• Rosemary - Rosmarinus officinalis.Rosemary is another 'must have' for the herb garden, not so much for its culinary uses, but more for its fragrance. Rosemary is also one of the oldest herbs used by man, having been used by the ancient Greeks who believed that it improved memory. It was introduced into Britain by the Romans. Nowadays, rosemary is among the nosegay of herbs offered to The Queen when she distributes the Maundy Money at Westminster Abbey.

    Rosemary is an evergreen hardy perennial which grows to a height of one metre and the same spread. Dependent on the variety, it has profuse, small flowers appearing from early spring to early summer and sometimes in early autumn, which range from dark blue through pale blue right down to white. Its dark green leaves are needle shaped and highly aromatic. Its name is derived from the Latin ros-marinus , meaning 'dew of the sea', and refers to its habit of liking salty sea spray. Rosemary is a fabulous herb to add to the bath to ease aching muscles after a hard day in the garden.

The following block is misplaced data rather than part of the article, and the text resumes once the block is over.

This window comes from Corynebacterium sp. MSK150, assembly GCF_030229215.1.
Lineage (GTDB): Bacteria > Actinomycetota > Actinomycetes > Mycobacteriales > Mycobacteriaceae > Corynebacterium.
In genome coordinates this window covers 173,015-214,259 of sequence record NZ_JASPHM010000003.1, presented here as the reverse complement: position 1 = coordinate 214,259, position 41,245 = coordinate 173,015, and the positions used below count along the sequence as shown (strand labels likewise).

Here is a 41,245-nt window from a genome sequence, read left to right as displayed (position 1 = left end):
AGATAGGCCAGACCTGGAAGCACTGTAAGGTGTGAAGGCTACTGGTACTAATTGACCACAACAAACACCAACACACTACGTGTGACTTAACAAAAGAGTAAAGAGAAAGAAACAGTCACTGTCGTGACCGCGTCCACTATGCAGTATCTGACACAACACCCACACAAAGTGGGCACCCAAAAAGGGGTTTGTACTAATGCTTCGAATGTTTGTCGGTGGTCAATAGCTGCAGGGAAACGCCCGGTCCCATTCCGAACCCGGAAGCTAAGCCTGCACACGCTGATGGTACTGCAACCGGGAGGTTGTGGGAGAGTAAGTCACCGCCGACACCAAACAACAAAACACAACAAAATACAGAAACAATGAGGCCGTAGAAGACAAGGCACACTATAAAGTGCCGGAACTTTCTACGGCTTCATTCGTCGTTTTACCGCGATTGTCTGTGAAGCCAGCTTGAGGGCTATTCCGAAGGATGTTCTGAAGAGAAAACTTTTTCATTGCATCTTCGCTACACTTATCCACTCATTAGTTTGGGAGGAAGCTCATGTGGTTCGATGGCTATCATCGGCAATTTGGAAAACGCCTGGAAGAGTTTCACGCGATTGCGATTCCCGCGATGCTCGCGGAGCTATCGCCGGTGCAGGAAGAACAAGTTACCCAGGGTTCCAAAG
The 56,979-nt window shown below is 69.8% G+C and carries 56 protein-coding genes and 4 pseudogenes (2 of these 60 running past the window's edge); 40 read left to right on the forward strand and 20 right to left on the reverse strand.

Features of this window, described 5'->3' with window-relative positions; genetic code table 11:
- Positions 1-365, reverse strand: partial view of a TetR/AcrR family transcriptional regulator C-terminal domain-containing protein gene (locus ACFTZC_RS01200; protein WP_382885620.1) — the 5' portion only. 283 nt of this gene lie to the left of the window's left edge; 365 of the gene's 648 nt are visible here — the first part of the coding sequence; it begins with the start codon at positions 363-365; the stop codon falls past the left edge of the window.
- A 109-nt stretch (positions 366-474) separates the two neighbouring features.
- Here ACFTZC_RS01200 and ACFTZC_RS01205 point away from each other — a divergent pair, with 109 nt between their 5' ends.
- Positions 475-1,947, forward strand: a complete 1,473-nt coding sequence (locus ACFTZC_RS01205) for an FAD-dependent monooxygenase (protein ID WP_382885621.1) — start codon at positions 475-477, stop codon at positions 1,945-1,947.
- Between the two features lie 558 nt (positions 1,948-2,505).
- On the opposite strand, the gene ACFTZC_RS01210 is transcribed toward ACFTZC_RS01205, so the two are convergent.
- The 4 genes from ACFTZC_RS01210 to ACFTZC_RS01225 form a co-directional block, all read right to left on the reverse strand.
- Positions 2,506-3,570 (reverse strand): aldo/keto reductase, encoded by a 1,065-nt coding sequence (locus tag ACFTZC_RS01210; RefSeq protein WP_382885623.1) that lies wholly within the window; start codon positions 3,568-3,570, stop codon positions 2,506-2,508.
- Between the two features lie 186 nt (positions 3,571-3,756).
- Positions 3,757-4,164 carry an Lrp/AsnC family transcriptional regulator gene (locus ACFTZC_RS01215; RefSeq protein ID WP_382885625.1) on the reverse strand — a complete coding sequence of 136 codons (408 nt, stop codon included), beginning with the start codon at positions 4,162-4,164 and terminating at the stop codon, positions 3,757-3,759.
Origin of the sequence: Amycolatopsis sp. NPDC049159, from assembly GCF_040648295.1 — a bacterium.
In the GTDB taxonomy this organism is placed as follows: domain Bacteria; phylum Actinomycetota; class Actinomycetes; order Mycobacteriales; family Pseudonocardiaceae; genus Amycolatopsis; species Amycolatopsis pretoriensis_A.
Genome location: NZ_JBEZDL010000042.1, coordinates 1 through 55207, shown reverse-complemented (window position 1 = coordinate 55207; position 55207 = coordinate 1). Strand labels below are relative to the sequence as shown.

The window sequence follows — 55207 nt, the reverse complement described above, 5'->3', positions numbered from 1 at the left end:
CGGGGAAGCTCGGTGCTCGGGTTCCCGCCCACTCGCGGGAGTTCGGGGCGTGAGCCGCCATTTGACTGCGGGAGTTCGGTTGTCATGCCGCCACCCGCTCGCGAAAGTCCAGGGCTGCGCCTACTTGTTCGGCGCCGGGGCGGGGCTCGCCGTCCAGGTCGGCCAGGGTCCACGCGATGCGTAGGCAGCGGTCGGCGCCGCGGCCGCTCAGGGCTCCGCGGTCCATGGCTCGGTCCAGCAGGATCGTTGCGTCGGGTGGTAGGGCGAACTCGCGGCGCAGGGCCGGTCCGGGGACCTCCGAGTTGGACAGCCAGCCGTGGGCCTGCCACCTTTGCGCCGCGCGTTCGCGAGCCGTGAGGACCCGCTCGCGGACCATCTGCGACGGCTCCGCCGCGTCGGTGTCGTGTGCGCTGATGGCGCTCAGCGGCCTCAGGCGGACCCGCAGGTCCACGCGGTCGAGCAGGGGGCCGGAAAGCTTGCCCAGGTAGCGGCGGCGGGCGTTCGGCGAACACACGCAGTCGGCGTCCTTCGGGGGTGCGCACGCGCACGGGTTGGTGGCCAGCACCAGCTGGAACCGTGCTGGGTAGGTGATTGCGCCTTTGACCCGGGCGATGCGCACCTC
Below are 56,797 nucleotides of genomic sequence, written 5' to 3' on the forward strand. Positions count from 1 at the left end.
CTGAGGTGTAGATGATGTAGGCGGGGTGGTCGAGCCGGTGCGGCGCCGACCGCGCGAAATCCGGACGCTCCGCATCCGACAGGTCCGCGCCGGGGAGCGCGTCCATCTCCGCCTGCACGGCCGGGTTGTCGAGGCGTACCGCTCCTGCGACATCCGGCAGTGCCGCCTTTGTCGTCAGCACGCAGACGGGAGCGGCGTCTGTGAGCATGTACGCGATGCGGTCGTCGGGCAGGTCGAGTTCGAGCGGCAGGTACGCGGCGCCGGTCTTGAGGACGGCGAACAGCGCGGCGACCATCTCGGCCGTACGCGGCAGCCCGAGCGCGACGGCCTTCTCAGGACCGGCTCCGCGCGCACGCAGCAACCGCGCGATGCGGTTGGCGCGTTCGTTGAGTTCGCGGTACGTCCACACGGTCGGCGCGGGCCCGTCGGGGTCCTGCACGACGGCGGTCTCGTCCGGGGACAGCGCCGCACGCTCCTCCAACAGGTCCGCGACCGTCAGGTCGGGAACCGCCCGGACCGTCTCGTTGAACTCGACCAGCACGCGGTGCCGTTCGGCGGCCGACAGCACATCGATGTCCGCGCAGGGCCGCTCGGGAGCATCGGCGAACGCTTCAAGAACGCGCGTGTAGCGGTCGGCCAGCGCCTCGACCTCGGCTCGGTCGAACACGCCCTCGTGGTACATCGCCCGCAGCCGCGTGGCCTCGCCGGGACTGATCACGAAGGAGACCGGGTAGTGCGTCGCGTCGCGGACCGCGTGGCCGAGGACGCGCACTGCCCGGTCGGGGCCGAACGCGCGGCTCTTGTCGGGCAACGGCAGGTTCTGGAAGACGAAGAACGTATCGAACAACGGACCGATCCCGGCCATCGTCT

• Mint, Apple - Mentha suaveolens. A hardy perennial that grows 60cm-1m high with an indefinite spread, mauve flowers in summer and hairy roundish leaves with apple and mint aroma. It is a vigorous grower with a subtle flavour that makes it very good for cooking.

  • Mint, Pineapple - Mentha suaveolens variegata. This is a variety of apple mint with attractive green and white variegated leaves and long spikes of pale white or cream flowers. As its name suggests, it has a pleasant pineapple flavour and the leaves are often added to fruit cups and punches. The leaves also make a good addition to pot pourri.